Bio

Alyson Palmer is a singer/songwriter/artist/activist best known for her ongoing work with the award-winning vocal trio, BETTY. For over three decades, she has toured internationally and recorded with BETTY, whose music has been featured on dozens of musical collaborations, films, ads and television series, including The L Word, Ugly Betty, Weeds and more. In Summer 2018, they are performing Pride tours from Albuquerque to Zurich, singing their ERA and Pride rallying song, “RISE.”

In 2014, the band created The BETTY Effect, a non-profit organization for the empowerment, communication and self-advocacy of women, girls and groups striving for equal rights worldwide.  As Arts Envoys of the US Department of State, BETTY and The BETTY Effect have worked to advance social justice across Eastern Europe, India, South America, Mexico, Israel and South Africa. For upcoming dates, and further information about the band, visit helloBETTY.com

Aly created the feminist musical revue, CHIX, which served as the closing finale set of the last eleven Michigan Womyn's Music Festivals. Featuring the immense talent showcased at the all-womyn festival, the women's history-themed CHIX shows featured Holly Near, Cris Williamson, the Indigo Girls, Vicki Randle, Toshi Reagon, Jane Siberry, Tamar Kali and countless other brilliant performers and comics. Since that iconic festival ended, CHIX has been featured on Olivia womenäó»s cruises.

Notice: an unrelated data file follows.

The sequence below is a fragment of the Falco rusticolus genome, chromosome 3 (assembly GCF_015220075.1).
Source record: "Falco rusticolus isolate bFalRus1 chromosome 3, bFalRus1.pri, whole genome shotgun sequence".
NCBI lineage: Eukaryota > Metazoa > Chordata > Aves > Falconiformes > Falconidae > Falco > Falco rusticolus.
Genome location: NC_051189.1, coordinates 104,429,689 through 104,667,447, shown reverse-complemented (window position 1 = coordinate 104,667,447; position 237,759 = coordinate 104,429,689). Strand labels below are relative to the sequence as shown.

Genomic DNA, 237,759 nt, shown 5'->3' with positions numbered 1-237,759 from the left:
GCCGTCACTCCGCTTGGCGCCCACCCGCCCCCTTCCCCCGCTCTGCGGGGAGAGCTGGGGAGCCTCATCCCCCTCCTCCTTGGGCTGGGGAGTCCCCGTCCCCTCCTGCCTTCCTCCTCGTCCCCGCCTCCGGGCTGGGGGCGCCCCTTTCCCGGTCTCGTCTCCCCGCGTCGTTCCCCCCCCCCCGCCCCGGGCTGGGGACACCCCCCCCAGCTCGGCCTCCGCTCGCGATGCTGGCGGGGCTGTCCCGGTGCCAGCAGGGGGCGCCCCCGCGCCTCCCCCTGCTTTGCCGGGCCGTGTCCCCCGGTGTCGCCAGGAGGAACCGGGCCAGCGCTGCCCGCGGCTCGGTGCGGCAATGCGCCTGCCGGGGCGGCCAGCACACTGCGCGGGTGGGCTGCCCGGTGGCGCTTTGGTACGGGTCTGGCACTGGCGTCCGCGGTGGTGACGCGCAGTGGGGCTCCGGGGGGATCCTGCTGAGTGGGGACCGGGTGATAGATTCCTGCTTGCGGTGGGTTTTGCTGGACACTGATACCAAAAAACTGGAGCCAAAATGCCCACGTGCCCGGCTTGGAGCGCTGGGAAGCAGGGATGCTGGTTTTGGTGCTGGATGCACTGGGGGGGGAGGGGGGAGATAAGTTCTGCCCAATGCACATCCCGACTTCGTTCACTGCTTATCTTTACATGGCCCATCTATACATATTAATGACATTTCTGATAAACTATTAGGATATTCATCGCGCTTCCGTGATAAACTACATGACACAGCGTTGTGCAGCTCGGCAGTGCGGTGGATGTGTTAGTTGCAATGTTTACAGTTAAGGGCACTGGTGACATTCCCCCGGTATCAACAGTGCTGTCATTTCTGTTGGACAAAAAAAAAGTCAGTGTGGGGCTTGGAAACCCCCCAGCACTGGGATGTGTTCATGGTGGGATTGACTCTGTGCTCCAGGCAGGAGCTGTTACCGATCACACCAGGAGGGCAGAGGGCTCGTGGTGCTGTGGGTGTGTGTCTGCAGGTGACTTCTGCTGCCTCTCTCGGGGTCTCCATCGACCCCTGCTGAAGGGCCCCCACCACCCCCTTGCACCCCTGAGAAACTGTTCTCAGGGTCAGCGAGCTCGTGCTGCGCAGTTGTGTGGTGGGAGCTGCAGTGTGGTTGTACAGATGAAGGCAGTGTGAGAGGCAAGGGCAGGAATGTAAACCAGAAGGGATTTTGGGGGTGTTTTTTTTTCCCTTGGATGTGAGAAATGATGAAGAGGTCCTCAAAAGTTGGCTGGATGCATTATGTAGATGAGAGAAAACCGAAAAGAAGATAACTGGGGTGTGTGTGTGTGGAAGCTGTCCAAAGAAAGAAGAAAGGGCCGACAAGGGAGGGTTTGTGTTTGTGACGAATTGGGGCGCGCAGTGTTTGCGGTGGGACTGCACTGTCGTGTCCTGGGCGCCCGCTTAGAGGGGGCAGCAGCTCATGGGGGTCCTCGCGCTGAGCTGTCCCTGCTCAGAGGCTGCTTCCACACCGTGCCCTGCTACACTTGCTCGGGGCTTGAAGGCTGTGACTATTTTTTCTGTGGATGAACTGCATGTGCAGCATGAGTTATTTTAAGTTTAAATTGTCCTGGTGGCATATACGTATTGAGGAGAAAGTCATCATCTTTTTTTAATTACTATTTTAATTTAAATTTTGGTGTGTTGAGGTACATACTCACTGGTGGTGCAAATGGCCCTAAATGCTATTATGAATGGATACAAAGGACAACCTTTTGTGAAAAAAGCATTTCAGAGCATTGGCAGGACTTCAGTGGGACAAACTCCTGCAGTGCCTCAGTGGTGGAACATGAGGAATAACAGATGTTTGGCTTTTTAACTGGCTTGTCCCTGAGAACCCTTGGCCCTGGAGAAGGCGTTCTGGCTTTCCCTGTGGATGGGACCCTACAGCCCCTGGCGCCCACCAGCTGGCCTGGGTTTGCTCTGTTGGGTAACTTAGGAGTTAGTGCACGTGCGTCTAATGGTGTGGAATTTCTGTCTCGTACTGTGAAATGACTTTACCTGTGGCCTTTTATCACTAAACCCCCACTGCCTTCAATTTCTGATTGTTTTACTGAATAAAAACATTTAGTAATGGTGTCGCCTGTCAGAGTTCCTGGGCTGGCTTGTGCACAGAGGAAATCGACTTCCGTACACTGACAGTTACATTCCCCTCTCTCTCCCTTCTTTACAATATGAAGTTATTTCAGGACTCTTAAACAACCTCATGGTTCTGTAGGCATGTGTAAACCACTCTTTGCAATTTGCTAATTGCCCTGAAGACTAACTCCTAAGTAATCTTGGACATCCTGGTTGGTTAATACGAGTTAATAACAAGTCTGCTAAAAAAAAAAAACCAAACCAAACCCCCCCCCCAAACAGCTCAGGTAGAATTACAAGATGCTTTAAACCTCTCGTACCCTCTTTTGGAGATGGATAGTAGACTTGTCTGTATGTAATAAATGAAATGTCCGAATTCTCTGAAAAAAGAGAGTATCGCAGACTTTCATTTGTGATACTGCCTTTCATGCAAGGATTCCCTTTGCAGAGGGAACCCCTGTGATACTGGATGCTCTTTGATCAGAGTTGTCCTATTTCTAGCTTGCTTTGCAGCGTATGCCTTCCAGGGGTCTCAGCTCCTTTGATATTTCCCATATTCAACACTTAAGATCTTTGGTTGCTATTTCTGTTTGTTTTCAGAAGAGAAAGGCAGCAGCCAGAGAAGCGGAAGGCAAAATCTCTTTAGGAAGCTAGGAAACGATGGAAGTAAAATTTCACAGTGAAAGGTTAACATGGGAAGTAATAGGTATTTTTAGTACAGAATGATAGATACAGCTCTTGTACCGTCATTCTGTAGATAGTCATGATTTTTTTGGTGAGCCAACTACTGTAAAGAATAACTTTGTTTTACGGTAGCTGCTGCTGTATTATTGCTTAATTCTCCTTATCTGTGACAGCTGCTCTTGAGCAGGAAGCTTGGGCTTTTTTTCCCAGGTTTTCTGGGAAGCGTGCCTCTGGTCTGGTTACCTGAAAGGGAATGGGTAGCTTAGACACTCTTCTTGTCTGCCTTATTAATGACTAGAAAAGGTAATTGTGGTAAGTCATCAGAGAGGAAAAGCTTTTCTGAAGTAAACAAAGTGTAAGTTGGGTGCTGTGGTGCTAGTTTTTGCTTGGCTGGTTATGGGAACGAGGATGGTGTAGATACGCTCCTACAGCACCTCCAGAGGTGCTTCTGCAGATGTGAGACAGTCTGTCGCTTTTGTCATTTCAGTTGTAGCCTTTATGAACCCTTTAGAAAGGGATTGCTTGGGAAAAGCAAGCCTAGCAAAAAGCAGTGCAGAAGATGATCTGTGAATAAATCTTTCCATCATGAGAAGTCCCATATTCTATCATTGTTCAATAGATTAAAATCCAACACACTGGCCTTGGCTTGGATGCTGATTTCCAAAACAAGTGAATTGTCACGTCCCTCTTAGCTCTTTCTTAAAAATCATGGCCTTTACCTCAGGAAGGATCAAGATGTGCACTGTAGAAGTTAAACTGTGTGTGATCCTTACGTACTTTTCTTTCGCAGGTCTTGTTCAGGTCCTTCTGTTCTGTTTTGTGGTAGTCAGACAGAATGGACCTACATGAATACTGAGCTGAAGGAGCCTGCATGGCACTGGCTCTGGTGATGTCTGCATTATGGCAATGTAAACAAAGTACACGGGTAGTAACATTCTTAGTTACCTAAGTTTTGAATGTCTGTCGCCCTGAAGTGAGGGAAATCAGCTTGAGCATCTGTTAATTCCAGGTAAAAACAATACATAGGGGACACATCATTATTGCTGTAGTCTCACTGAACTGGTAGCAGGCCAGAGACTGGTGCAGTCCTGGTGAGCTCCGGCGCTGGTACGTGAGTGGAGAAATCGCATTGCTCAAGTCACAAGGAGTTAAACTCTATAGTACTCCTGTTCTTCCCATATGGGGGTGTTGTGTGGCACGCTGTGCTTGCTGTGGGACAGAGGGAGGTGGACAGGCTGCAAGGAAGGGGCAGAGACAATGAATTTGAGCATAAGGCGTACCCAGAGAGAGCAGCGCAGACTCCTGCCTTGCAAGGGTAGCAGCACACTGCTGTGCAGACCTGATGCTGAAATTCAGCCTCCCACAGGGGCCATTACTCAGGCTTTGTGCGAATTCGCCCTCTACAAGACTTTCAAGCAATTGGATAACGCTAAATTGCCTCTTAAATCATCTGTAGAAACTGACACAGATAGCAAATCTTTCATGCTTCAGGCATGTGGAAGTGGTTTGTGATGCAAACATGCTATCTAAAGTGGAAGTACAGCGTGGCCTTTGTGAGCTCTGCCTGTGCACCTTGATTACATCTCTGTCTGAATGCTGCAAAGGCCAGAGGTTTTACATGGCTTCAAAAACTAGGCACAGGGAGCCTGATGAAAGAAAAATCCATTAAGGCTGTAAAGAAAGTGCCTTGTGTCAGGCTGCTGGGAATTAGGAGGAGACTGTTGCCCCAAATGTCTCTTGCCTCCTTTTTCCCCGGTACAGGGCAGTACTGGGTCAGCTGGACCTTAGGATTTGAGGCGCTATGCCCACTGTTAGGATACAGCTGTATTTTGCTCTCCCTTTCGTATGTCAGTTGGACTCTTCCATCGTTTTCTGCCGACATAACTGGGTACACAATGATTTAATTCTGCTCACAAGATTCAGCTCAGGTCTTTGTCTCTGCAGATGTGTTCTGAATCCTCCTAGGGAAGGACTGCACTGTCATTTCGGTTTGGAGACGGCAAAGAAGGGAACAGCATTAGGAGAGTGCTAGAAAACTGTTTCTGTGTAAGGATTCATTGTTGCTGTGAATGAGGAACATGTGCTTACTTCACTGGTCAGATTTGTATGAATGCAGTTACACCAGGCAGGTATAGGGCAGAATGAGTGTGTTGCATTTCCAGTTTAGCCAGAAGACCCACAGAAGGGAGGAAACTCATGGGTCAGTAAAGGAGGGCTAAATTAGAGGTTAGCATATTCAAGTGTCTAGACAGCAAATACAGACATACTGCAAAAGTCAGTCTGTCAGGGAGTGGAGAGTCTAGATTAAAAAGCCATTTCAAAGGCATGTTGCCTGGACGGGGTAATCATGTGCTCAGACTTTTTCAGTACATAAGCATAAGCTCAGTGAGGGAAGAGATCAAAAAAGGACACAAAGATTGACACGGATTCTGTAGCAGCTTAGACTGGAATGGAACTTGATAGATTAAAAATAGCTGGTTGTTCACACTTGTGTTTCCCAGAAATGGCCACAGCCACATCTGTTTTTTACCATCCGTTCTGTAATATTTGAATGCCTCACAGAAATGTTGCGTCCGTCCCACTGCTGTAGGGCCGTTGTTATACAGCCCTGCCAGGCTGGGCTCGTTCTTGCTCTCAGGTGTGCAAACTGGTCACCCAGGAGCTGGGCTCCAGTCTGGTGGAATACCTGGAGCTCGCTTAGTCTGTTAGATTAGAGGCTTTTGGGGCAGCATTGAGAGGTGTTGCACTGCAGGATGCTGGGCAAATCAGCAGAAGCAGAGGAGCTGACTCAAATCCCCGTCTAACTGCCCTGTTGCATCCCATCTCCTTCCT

Aly is the creator and director of 1@1, the women's equality action organization. The 1@1 Minute of Silence for Women's Equality action was on Saturday, January 21, 2017 at 1pm Eastern Time, as called for by Gloria Steinem at the Women's March on Washington. Over 500,000 people worldwide joined that focused minute to connect those at marches with those who couldn't or wouldn't attend but who share the same yearning to visualize equality into being. After that, 1@1 became a weekly online action plan designed to inspire sustained activism through small, easy tasks asked by a different feminist changemaker each week. In this way, created offscreen dialogues on a community level, supported neighborhood action and national leadership, and encouraged communication "beyond the bubble" to advance women's equality.  

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